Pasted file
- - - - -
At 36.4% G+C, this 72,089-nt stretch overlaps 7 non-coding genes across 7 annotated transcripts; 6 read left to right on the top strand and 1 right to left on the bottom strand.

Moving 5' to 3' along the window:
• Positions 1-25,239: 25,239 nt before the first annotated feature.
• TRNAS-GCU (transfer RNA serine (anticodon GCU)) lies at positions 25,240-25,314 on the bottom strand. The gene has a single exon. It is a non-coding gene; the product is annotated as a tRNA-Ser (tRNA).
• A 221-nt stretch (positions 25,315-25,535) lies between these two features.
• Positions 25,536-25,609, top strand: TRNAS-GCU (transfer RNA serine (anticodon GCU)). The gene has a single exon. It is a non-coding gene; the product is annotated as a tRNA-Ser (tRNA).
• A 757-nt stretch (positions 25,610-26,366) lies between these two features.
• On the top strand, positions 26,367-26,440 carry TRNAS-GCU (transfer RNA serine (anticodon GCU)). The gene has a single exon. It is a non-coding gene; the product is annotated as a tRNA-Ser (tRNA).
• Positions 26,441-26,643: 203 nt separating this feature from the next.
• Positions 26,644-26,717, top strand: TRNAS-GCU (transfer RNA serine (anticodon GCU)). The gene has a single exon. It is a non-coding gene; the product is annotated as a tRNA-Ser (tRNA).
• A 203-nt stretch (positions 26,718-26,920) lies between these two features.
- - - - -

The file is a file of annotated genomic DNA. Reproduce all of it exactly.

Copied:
At 36.4% G+C, this 72,089-nt stretch overlaps 7 non-coding genes across 7 annotated transcripts; 6 read left to right on the top strand and 1 right to left on the bottom strand.

Moving 5' to 3' along the window:
• Positions 1-25,239: 25,239 nt before the first annotated feature.
• TRNAS-GCU (transfer RNA serine (anticodon GCU)) lies at positions 25,240-25,314 on the bottom strand. The gene has a single exon. It is a non-coding gene; the product is annotated as a tRNA-Ser (tRNA).
• A 221-nt stretch (positions 25,315-25,535) lies between these two features.
• Positions 25,536-25,609, top strand: TRNAS-GCU (transfer RNA serine (anticodon GCU)). The gene has a single exon. It is a non-coding gene; the product is annotated as a tRNA-Ser (tRNA).
• A 757-nt stretch (positions 25,610-26,366) lies between these two features.
• On the top strand, positions 26,367-26,440 carry TRNAS-GCU (transfer RNA serine (anticodon GCU)). The gene has a single exon. It is a non-coding gene; the product is annotated as a tRNA-Ser (tRNA).
• Positions 26,441-26,643: 203 nt separating this feature from the next.
• Positions 26,644-26,717, top strand: TRNAS-GCU (transfer RNA serine (anticodon GCU)). The gene has a single exon. It is a non-coding gene; the product is annotated as a tRNA-Ser (tRNA).
• A 203-nt stretch (positions 26,718-26,920) lies between these two features.